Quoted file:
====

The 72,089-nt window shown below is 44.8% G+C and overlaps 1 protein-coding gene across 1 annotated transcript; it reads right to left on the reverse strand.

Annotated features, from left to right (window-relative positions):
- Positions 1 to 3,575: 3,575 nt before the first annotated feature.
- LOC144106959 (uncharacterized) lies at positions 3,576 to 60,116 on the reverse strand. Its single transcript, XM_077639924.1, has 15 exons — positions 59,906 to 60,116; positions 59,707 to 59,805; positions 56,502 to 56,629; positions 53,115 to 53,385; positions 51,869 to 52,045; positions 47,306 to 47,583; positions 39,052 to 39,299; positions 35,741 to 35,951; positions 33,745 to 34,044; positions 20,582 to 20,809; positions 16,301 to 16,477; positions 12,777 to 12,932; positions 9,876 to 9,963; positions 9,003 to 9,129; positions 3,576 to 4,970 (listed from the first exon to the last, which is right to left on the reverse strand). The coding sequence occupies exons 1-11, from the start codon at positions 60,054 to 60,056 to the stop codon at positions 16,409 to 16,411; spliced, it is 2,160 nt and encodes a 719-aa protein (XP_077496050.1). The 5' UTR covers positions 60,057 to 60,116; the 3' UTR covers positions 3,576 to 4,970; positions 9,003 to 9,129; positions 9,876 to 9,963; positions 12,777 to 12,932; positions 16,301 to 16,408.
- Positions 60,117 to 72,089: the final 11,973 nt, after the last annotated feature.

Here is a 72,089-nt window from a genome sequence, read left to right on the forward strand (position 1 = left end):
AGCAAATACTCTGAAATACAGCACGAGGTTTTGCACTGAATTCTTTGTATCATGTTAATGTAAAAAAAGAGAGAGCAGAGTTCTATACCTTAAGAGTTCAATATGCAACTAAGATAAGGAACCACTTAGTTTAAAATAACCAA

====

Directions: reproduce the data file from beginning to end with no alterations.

The 72,089-nt window shown below is 44.8% G+C and overlaps 1 protein-coding gene across 1 annotated transcript; it reads right to left on the reverse strand.

Annotated features, from left to right (window-relative positions):
- Positions 1 to 3,575: 3,575 nt before the first annotated feature.
- LOC144106959 (uncharacterized) lies at positions 3,576 to 60,116 on the reverse strand. Its single transcript, XM_077639924.1, has 15 exons — positions 59,906 to 60,116; positions 59,707 to 59,805; positions 56,502 to 56,629; positions 53,115 to 53,385; positions 51,869 to 52,045; positions 47,306 to 47,583; positions 39,052 to 39,299; positions 35,741 to 35,951; positions 33,745 to 34,044; positions 20,582 to 20,809; positions 16,301 to 16,477; positions 12,777 to 12,932; positions 9,876 to 9,963; positions 9,003 to 9,129; positions 3,576 to 4,970 (listed from the first exon to the last, which is right to left on the reverse strand). The coding sequence occupies exons 1-11, from the start codon at positions 60,054 to 60,056 to the stop codon at positions 16,409 to 16,411; spliced, it is 2,160 nt and encodes a 719-aa protein (XP_077496050.1). The 5' UTR covers positions 60,057 to 60,116; the 3' UTR covers positions 3,576 to 4,970; positions 9,003 to 9,129; positions 9,876 to 9,963; positions 12,777 to 12,932; positions 16,301 to 16,408.
- Positions 60,117 to 72,089: the final 11,973 nt, after the last annotated feature.

Here is a 72,089-nt window from a genome sequence, read left to right on the forward strand (position 1 = left end):
AGCAAATACTCTGAAATACAGCACGAGGTTTTGCACTGAATTCTTTGTATCATGTTAATGTAAAAAAAGAGAGAGCAGAGTTCTATACCTTAAGAGTTCAATATGCAACTAAGATAAGGAACCACTTAGTTTAAAATAACCAA